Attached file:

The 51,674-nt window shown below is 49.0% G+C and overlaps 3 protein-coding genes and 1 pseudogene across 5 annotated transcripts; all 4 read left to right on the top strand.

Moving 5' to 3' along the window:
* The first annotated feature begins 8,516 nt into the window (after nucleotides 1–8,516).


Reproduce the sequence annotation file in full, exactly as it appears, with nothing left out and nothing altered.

The 51,674-nt window shown below is 49.0% G+C and overlaps 3 protein-coding genes and 1 pseudogene across 5 annotated transcripts; all 4 read left to right on the top strand.

Moving 5' to 3' along the window:
* The first annotated feature begins 8,516 nt into the window (after nucleotides 1–8,516).